Fig. 12. Borderlines of excitation of the slave system in the stable equilibrium for 5.398 < I < 6.198, 0 < D12 < 0.12. The black line and the red line show, respectively, the borderline of excitation by the spiking signal from the master neuron at I1 = 5.7 and by the bursting signal at I1 = 3.20

In this section we discuss excitation of the stable fixed point in the slave system at higher values of the constant current: 5.398 < I < 6.198. The value I = 6.1976 corresponds to the subcritical Andronov - Hopf bifurcation, and the fixed point is unstable for higher currents. While at I = 5.3978 the equilbrium undergoes the supercritical Andronov - Hopf bifurcation, becoming unstable at lower currents. We use two different types of signals from the master neuron to excite the slave system in the stable equilibrium state: bursting at I1 = 3.20 (see Fig. 4) and tonic spiking at I1 = 5.70 with a period of Tf = 8.10 (see Fig. 2b).

In this entire interval of currents the slave system is bistable: the stable equilibrium coexists with a quasi-periodic attractor [22]. The mean interspike intervals of the quasi-periodic regime vary with I from Tq1 & 9.05 at I = 5.40 to Tq & 6.85 at I = 6.20. Such values are of the same order as the interspike interval of the master neuron at I1 = 5.70.

In this area of the control parameters both bursting and spiking signals from the master neuron are viable for excitation of the slave system (see Fig. 12). This shows contrast with Section 4, where the spiking regimes were unable to make the slave system to spike/burst tonically. In addition, we have observed here no regimes with a single neuron in the slave system firing tonically, while the other one oscillates below the threshold, unlike in Section 4.

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Fig. 13. Excitation by a bursting signal from the master neuron at I1 = 3.2 with coupling strength D12 = = 0.03 and constant current applied to the slave system I = 5.5. (a) Transient process, (b) tonic spiking after the transient process

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Fig. 14. Excitation by spiking signal from the master neuron at I1 = 5.7 with coupling strength D12 = = 0.03 and constant current applied to the slave system I = 5.5. (a) Transient process, (b) tonic spiking after the transient process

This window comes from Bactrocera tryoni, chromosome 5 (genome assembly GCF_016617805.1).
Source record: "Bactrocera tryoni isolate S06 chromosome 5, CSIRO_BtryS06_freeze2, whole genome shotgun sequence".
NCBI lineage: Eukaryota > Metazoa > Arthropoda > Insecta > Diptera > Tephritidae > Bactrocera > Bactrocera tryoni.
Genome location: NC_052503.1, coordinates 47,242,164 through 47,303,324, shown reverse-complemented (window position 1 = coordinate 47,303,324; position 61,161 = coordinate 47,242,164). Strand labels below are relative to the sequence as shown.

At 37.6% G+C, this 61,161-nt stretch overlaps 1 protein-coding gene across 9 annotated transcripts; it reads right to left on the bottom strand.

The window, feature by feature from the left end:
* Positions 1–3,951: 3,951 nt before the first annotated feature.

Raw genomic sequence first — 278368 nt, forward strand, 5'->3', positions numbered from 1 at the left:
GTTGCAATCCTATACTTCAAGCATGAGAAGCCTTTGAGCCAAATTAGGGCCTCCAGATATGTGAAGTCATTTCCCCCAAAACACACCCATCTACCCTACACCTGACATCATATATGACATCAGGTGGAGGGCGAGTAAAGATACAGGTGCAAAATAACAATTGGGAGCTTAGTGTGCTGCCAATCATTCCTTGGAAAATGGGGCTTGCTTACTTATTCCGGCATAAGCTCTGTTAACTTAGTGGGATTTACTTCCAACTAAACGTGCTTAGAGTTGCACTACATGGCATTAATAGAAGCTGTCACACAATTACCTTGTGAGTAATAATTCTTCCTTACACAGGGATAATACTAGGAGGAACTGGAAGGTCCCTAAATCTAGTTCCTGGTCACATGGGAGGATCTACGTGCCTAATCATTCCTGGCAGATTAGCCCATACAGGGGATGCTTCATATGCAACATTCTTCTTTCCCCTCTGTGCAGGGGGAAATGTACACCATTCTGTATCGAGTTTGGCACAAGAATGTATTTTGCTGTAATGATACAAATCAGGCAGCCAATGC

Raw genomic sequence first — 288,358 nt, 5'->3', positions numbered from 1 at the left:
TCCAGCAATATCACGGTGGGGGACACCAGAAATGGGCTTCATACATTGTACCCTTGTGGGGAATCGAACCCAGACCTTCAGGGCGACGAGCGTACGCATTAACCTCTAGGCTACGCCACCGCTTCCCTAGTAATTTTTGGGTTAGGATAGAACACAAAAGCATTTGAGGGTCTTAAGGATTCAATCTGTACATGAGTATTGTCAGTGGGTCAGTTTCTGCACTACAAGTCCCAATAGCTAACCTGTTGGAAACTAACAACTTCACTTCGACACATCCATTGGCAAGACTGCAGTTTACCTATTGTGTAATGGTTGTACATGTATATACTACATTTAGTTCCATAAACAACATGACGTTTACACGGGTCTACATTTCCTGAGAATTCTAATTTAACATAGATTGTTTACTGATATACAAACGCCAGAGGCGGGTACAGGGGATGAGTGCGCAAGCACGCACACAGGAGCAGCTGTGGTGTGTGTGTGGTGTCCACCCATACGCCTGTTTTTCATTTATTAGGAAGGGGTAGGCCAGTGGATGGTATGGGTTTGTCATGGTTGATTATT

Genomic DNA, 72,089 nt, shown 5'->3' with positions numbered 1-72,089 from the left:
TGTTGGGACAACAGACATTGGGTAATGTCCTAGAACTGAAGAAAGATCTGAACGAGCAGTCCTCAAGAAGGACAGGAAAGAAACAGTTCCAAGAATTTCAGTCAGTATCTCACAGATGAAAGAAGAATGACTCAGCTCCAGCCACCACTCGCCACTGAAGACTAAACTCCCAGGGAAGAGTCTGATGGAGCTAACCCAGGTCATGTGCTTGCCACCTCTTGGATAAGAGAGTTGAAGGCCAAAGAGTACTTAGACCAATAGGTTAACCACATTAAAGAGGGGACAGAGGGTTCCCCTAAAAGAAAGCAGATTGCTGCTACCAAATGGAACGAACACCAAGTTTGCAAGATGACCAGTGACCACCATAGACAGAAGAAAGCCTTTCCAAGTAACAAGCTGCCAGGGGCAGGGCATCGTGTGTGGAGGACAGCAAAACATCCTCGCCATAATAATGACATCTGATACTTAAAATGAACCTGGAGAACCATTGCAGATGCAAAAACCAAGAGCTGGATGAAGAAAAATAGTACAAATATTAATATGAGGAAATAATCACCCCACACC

If the excitation takes place, the resulting regimes have more in common with the quasi-periodic oscillations in the slave system than the excitatory signal. If the bursting signal is applied, the slave system spikes tonically after the transient process (see the example at D12 = = 0.03, I = 5.5 in Figs. 13a, 13b). The mean interspike interval only slightly differs from the mean interspike interval of the quasi-periodc oscillations in the slave system at I = 5.5: if- =

= 0.9903. On the other hand, it drastically differs from the interburst interval or the mean intraburst interspike interval of the excitatory bursting signal. Note that after the slave system starts spiking tonically, the spikes are fired even when the master neuron is in the quiescent periods between the bursts (see Fig. 13b). Thus, the external signal plays a key role in the process of excitation, making the slave system to transition from the equilibrium over the separatrix to tonic spiking, but its influence is relatively small after the transient process, and can be considered a small perturbation to the quasi-periodic regime in the slave system. In case the master neuron fires spikes with external current I1 = 5.7, choosing D12 = 0.03, I = 5.5 to be the same as before,

the difference between the mean interspike intervals of the resulting regime and the quasi-periodic

att.ractor becomes larger than in the case of bursting, S- = 0.9338 (see Fig. 14).

6. Excitation by a single burst or a single spike

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Fig. 15. Borderlines of excitation of the slave system in the stable quiescient state for 1.2760 < I < IAH, 0 < D12 < 0.18. The red line shows the borderline of excitation by a single burst from the master neuron at I1 = 3.20 with 12 spikes per burst, the black line, by a single burst with 5 spikes from the master neuron I1 = 2.0, the green line, by a single burst with 3 spikes from the master neuron I1 = 1.4, and the blue line, by a single spike from the master neuron I1 = 3.5

In the areas of the control parameters, where the slave system is bistable, it is possible to force it to transition from the stable equilibrium, corresponding to quiescent neurons, over the separatrix into the basin of attraction to another regime, corresponding to tonic spiking or bursting, by a signal of a finite length. Then, even if the external signal is switched off, the slave system will continue to fire spikes/bursts tonically. In this section we explore the area 1.2760 < I < IAH with varying D12. We consider four types of excitatory signals: bursting regimes with different burst lengts and the number of spikes per burst, namely, the pattern with 12 spikes per burst at I1 = 3.2, the regime with 5 spikes per burst I1 = 2.0, the one with 3 spikes per burst at I1 = 1.4 and the spiking regime at I1 = 3.5. We disable the input signal coming to the second neuron after a single period of the excitatory signal to see if the slave system converges back to the stable equilibrium or to another attractor after the transient process.